Contending that Washington's rental housing shortage is exaggerated, the city's two largest real estate organizations yesterday rejected proposals for a moratorium on most evictions.
But the groups, the Washington Board of Realtors and the Apartment and Office Building Association (AOPA), announced that they would establish and finance a registry to find new quarters for families displaced by private real estate operations.
The decision was announced at a District Building news conference. It came at a time of growing protest against housing displacements being voiced by tenant groups, backed in an election year by many city politicians.
Tenants are objecting to the withdrawal of properties from the rental market for sale or redevelopment, or for conversion into offices and condominiums. Real estate interests contend that rent control is forcing such actions.
The eviction moratorium proposal that was turned down by the two groups yesterday was made on March 18 by D.C. City Council Chairman Sterling Tucker, currently one of seven likely contenders for the mayor's office.
Tucker read the small print in the realtors' response to his proposal, and told the reporters that he did not regard it as a full rejection.
The realtors declared: " . . . the (two) associations will exercise all available means to persuade developers to delay evictions until each family scheduled to be displaced has been offered comparable housing."
Raymond J. Howar, first vice president of the realtor group, said "we believe that the number of available (rental) dwelling units is sufficient to meet the present demand."
Creation of the new registry, which will have an initial annual budget of $50,000, "will go far in reducing the fear and uncertainty felt by most persons or families facing displacement."
Howar said the D.C. government should step up its own efforts to find housing for those displaced.
AOPA president Irving M. Kriegsfeld cited two sets of figures that, he said, indicate that the city's housing market is not as tight as is widely believed.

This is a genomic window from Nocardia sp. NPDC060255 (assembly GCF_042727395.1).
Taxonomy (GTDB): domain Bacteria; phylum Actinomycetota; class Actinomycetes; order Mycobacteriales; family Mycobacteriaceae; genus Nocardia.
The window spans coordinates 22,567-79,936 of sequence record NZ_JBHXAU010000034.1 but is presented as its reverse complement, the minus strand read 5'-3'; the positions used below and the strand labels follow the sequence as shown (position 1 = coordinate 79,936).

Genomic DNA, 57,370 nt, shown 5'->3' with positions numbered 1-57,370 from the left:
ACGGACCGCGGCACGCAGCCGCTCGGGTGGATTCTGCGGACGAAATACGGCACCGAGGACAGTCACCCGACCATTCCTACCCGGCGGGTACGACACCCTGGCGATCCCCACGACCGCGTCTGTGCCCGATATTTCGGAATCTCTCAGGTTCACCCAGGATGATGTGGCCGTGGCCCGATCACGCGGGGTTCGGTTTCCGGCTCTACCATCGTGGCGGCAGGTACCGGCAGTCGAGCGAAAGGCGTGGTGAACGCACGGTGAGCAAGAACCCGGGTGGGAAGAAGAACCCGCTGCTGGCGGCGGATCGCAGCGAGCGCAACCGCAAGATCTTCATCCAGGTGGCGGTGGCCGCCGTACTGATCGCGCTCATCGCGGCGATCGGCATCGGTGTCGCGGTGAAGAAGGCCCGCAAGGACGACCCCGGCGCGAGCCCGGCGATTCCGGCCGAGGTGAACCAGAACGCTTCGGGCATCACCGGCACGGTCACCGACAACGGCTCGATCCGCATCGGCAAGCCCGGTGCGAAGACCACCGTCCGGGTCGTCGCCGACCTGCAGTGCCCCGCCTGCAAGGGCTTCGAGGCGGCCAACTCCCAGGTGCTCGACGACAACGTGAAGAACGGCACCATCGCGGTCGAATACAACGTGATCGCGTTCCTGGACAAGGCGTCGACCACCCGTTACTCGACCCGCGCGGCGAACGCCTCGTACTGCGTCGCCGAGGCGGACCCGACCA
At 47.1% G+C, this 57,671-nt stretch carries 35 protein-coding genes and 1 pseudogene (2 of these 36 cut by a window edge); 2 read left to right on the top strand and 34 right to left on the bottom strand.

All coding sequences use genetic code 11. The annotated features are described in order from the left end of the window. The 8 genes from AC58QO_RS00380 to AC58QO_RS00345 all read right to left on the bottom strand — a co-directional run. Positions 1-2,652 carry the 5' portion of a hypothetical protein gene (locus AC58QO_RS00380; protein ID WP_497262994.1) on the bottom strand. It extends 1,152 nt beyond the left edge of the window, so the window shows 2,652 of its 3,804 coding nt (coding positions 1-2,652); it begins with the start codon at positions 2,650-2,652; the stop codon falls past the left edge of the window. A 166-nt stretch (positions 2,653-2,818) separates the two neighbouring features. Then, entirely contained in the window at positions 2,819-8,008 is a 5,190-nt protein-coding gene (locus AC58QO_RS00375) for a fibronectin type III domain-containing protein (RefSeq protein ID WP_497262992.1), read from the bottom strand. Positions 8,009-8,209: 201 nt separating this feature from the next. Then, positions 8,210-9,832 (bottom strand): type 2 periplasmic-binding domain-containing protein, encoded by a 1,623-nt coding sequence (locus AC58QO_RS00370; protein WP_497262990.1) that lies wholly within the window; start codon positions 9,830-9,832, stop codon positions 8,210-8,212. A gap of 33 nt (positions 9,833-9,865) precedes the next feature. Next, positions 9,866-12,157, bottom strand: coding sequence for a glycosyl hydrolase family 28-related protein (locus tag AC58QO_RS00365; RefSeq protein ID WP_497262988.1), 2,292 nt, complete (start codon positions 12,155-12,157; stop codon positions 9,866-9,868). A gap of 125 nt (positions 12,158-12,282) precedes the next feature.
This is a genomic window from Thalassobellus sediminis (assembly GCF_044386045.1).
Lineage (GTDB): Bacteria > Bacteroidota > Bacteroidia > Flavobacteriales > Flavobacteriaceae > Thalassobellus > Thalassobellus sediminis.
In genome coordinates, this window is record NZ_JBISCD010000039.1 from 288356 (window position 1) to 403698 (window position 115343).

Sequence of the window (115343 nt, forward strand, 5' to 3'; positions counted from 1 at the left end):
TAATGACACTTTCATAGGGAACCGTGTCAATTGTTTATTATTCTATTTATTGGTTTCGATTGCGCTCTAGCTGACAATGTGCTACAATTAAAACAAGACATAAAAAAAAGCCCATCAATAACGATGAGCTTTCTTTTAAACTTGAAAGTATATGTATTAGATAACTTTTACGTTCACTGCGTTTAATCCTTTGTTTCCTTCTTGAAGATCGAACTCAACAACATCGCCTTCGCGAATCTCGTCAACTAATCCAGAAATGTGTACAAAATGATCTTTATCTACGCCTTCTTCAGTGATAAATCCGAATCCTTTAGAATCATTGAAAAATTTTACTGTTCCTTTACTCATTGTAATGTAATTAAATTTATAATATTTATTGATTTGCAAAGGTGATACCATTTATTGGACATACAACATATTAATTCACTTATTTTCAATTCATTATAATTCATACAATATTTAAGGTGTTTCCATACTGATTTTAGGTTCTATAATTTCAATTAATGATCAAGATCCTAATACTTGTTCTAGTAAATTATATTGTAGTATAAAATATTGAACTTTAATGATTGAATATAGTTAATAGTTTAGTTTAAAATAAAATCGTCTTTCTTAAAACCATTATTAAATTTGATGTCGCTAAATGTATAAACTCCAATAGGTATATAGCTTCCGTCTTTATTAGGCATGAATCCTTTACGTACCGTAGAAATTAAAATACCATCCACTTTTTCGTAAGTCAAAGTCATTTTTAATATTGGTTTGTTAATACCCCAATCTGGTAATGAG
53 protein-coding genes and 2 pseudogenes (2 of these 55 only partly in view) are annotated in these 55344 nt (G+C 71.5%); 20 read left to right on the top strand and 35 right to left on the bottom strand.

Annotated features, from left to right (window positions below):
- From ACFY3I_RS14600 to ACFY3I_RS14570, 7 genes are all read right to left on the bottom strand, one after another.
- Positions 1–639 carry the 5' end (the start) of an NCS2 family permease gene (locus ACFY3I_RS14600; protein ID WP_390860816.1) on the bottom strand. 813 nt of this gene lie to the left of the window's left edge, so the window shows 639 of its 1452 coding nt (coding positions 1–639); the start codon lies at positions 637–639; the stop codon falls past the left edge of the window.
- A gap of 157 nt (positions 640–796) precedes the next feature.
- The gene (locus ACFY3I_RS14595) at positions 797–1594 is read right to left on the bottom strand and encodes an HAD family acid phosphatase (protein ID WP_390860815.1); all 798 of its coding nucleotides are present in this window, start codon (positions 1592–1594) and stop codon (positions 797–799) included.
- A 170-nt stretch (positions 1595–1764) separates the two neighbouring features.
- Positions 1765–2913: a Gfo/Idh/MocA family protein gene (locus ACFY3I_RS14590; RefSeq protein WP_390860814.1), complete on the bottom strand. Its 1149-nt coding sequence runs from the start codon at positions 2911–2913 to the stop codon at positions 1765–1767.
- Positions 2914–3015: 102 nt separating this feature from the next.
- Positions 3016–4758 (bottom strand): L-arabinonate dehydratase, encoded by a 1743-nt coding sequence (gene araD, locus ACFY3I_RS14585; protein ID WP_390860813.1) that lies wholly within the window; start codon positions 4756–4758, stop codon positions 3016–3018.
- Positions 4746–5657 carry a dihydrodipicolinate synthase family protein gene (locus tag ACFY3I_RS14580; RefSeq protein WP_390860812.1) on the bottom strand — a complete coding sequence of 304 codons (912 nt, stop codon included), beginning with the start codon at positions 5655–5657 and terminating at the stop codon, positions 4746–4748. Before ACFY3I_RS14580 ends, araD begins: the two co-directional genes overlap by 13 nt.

The Metropolitan Washington Council of Governments completed a survey of Washington rental housing last November which, Kriegsfeld said, shows an overall apartment vacancy rate in the city of 4.03 percent. For low-rent housing, he said the vacancy rate was an even higher 4.73 percent.
Each month, more than 3,500 apartment units become available for rent, he noted.
Kriegsfeld also reported that, as of February, the total conversion of apartments in the District into condominiums totaled only 13 buildings with 985 dwelling units. (City permits have been issued that would allow the conversion of more than 2,000 units, AOPA reported.)
With the conversions, he said 32 percent of the former tenants bought their units. Of all former tenants, only 3 percent said they could not afford to buy.
The real estate groups used the news conference to mount a new assault on the city's recent three-year renewal of the rent control law.
"As we have repeated time and time again," Howar said, "rent control is the major force which has brought a pervasive sense of uncertainty to the rental housing market. At the very least, the city can take steps now to decontrol vacant . . . and . . . luxury apartments."
Tucker voiced hope that the city ultimately can eliminate rent control by expanding its housing supply.
But the problem of a shrinking supply of housing "has such an explosive potential right now" that decontrol is impossible, Tucker said.